Vào ngày 1 tháng 6 năm 1940, Ủy ban Giao thông Vận tải Thành phố New York (BOT) đã tiếp quản các hoạt động xe điện của Tập đoàn Giao thông Brooklyn Manhattan (BMT) , là một phần của việc thống nhất hệ thống giao thông của thành phố dưới các hoạt động của thành phố. Các tuyến xe điện sẽ được cơ giới hóa thành các tuyến xe buýt diesel hoặc các tuyến xe điện trong hai thập kỷ tới. [5] [6] [7] [8] [9] 19659013] [10] Năm 1947, BOT đã tiếp quản Công ty xe buýt North Shore ở Queens và Isle Transport ở Đảo Staten, cho phép thành phố kiểm soát phần lớn các phương tiện giao thông trên mặt đất ở Brooklyn, Queens và Đảo Staten. [6] [8] [11] [12] [13] Vào ngày 24 tháng 9 năm 1948, BOT đã tiếp quản Tập đoàn Omnibus East Side và Tập đoàn Omnibus toàn diện ở Manhattan, nhận hai kho ở Đông Harlem. [8] [11] [14] Từ năm 1947 đến 1950, BOT đã xây dựng lại nhiều kho và kho xe đẩy được thừa hưởng từ các nhà khai thác tư nhân, và dựng lên hoặc mua các cơ sở mới để mở rộng công suất. [5] [6] [15] [16] [17] Năm 1962, Cơ quan Giao thông Thành phố New York (kế thừa BOT) và công ty con Manhattan và Cơ quan Điều hành Giao thông Bề mặt (MaBSTOA) đã tiếp quản các hoạt động của Công ty Xe lửa Fifth Avenue ở Manhattan và Bronx. Cơ quan Giao thông thừa hưởng ít nhất 12 kho xe buýt từ công ty, một số trong số đó đã được giữ hoạt động trong khi những người khác bị lên án và đóng cửa. [5] [11] [12] [18] [19] [20] [21] [22] [23] Từ năm 2005 đến 2006, các nhà khai thác tư nhân còn lại đã được Công ty Xe buýt MTA tiếp quản. MTA được thừa hưởng tám cơ sở tại thời điểm này, được xây dựng bởi các công ty hoặc Sở Giao thông Vận tải Thành phố New York (NYCDOT). [4] [24] [25] [26] [27]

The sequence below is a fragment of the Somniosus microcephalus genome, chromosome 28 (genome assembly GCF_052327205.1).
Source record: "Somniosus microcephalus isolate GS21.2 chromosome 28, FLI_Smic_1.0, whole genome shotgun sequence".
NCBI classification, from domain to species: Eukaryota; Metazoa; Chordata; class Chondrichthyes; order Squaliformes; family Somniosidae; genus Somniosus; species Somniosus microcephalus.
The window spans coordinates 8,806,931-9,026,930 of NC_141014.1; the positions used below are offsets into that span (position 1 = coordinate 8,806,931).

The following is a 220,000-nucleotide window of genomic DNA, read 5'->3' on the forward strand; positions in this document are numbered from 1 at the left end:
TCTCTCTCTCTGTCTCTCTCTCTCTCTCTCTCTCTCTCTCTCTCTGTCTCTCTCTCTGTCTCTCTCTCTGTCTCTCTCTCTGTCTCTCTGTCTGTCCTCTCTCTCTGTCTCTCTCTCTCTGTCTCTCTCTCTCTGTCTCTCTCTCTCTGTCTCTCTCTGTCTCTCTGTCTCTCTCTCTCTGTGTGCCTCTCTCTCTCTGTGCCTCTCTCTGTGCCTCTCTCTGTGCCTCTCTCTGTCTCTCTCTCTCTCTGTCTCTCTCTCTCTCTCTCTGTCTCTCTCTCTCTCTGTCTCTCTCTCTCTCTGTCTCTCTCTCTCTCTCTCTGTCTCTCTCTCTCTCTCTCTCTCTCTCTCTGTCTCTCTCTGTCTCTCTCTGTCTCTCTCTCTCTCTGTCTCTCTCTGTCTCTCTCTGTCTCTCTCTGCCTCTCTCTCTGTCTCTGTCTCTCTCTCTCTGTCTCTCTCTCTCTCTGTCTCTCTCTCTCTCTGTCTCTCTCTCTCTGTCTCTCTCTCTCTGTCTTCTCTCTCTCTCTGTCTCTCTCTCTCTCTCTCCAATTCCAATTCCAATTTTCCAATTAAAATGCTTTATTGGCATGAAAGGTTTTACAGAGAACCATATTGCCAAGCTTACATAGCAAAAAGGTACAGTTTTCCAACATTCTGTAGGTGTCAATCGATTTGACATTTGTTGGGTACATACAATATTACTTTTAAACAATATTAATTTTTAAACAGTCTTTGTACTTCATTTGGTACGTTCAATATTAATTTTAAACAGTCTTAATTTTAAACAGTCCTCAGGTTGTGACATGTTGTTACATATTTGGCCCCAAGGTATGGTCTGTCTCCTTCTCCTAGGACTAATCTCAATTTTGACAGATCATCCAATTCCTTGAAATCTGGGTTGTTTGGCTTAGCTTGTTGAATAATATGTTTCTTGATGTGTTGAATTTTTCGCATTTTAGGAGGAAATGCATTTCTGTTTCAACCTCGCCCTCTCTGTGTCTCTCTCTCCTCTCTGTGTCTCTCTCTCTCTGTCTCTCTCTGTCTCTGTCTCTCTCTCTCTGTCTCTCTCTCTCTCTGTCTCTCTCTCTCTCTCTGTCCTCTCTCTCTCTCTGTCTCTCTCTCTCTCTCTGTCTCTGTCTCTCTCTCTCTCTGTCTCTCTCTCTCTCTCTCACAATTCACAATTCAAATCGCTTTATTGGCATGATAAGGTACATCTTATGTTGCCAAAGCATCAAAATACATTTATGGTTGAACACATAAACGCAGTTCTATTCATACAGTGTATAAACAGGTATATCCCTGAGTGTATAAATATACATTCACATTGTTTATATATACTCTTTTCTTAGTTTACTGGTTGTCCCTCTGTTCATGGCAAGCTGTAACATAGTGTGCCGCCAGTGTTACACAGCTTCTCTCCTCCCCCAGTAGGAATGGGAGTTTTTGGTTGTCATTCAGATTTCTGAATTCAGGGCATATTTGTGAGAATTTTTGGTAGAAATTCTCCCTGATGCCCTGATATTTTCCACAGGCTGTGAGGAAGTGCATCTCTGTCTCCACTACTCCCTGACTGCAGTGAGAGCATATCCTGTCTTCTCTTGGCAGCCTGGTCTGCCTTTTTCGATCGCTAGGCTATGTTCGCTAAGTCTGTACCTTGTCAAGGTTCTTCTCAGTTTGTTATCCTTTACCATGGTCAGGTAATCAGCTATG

Kho bảo trì trung tâm [ chỉnh sửa ]